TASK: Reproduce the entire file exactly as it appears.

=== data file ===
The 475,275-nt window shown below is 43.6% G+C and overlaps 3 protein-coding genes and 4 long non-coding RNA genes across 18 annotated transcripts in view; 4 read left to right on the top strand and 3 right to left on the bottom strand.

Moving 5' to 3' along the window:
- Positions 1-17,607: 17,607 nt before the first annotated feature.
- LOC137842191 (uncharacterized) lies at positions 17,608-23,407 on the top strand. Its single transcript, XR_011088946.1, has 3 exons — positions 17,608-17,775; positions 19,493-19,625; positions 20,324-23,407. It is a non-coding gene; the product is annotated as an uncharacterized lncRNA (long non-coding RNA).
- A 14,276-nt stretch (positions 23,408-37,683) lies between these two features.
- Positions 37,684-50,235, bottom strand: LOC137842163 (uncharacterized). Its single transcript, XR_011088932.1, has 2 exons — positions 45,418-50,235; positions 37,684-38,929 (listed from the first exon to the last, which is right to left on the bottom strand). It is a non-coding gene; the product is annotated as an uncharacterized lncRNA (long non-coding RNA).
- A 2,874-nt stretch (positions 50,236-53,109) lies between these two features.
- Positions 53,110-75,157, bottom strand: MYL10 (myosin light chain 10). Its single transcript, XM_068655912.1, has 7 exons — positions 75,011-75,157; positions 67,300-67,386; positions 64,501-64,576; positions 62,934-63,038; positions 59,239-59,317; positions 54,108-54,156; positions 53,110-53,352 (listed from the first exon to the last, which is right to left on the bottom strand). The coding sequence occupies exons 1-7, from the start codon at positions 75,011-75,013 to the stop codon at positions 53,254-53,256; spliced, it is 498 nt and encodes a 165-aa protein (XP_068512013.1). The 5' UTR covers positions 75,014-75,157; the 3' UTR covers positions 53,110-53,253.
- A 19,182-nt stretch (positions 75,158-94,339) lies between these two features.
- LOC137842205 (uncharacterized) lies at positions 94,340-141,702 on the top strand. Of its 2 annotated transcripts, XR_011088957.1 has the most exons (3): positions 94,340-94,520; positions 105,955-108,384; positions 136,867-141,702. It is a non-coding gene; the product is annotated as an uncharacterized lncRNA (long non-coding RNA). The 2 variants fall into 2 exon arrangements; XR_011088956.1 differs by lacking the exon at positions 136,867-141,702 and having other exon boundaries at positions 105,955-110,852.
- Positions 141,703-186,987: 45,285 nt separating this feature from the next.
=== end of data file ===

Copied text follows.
The 475,275-nt window shown below is 43.6% G+C and overlaps 3 protein-coding genes and 4 long non-coding RNA genes across 18 annotated transcripts in view; 4 read left to right on the top strand and 3 right to left on the bottom strand.

Moving 5' to 3' along the window:
- Positions 1-17,607: 17,607 nt before the first annotated feature.
- LOC137842191 (uncharacterized) lies at positions 17,608-23,407 on the top strand. Its single transcript, XR_011088946.1, has 3 exons — positions 17,608-17,775; positions 19,493-19,625; positions 20,324-23,407. It is a non-coding gene; the product is annotated as an uncharacterized lncRNA (long non-coding RNA).
- A 14,276-nt stretch (positions 23,408-37,683) lies between these two features.
- Positions 37,684-50,235, bottom strand: LOC137842163 (uncharacterized). Its single transcript, XR_011088932.1, has 2 exons — positions 45,418-50,235; positions 37,684-38,929 (listed from the first exon to the last, which is right to left on the bottom strand). It is a non-coding gene; the product is annotated as an uncharacterized lncRNA (long non-coding RNA).
- A 2,874-nt stretch (positions 50,236-53,109) lies between these two features.
- Positions 53,110-75,157, bottom strand: MYL10 (myosin light chain 10). Its single transcript, XM_068655912.1, has 7 exons — positions 75,011-75,157; positions 67,300-67,386; positions 64,501-64,576; positions 62,934-63,038; positions 59,239-59,317; positions 54,108-54,156; positions 53,110-53,352 (listed from the first exon to the last, which is right to left on the bottom strand). The coding sequence occupies exons 1-7, from the start codon at positions 75,011-75,013 to the stop codon at positions 53,254-53,256; spliced, it is 498 nt and encodes a 165-aa protein (XP_068512013.1). The 5' UTR covers positions 75,014-75,157; the 3' UTR covers positions 53,110-53,253.
- A 19,182-nt stretch (positions 75,158-94,339) lies between these two features.
- LOC137842205 (uncharacterized) lies at positions 94,340-141,702 on the top strand. Of its 2 annotated transcripts, XR_011088957.1 has the most exons (3): positions 94,340-94,520; positions 105,955-108,384; positions 136,867-141,702. It is a non-coding gene; the product is annotated as an uncharacterized lncRNA (long non-coding RNA). The 2 variants fall into 2 exon arrangements; XR_011088956.1 differs by lacking the exon at positions 136,867-141,702 and having other exon boundaries at positions 105,955-110,852.
- Positions 141,703-186,987: 45,285 nt separating this feature from the next.